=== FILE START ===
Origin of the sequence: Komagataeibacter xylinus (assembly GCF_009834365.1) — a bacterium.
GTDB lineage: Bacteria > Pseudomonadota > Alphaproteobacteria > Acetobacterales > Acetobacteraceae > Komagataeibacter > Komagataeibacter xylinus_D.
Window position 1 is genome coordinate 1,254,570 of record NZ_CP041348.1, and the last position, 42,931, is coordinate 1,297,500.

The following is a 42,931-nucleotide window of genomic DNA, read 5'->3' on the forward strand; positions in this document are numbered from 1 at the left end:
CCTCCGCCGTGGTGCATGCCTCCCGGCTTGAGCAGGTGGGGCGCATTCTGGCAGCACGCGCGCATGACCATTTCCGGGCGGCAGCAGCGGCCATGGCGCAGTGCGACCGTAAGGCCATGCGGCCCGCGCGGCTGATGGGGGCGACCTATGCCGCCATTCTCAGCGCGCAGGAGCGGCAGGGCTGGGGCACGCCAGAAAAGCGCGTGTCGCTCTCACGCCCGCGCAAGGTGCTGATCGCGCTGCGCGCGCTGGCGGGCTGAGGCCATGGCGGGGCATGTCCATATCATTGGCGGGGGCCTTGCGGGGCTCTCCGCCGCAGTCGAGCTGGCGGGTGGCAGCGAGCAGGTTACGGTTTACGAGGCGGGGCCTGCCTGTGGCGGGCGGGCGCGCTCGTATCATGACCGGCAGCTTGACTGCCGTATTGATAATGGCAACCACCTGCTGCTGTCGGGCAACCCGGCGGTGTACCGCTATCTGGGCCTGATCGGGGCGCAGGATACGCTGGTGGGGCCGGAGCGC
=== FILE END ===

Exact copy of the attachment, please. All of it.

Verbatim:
Origin of the sequence: Komagataeibacter xylinus (assembly GCF_009834365.1) — a bacterium.
GTDB lineage: Bacteria > Pseudomonadota > Alphaproteobacteria > Acetobacterales > Acetobacteraceae > Komagataeibacter > Komagataeibacter xylinus_D.
Window position 1 is genome coordinate 1,254,570 of record NZ_CP041348.1, and the last position, 42,931, is coordinate 1,297,500.

The following is a 42,931-nucleotide window of genomic DNA, read 5'->3' on the forward strand; positions in this document are numbered from 1 at the left end:
CCTCCGCCGTGGTGCATGCCTCCCGGCTTGAGCAGGTGGGGCGCATTCTGGCAGCACGCGCGCATGACCATTTCCGGGCGGCAGCAGCGGCCATGGCGCAGTGCGACCGTAAGGCCATGCGGCCCGCGCGGCTGATGGGGGCGACCTATGCCGCCATTCTCAGCGCGCAGGAGCGGCAGGGCTGGGGCACGCCAGAAAAGCGCGTGTCGCTCTCACGCCCGCGCAAGGTGCTGATCGCGCTGCGCGCGCTGGCGGGCTGAGGCCATGGCGGGGCATGTCCATATCATTGGCGGGGGCCTTGCGGGGCTCTCCGCCGCAGTCGAGCTGGCGGGTGGCAGCGAGCAGGTTACGGTTTACGAGGCGGGGCCTGCCTGTGGCGGGCGGGCGCGCTCGTATCATGACCGGCAGCTTGACTGCCGTATTGATAATGGCAACCACCTGCTGCTGTCGGGCAACCCGGCGGTGTACCGCTATCTGGGCCTGATCGGGGCGCAGGATACGCTGGTGGGGCCGGAGCGC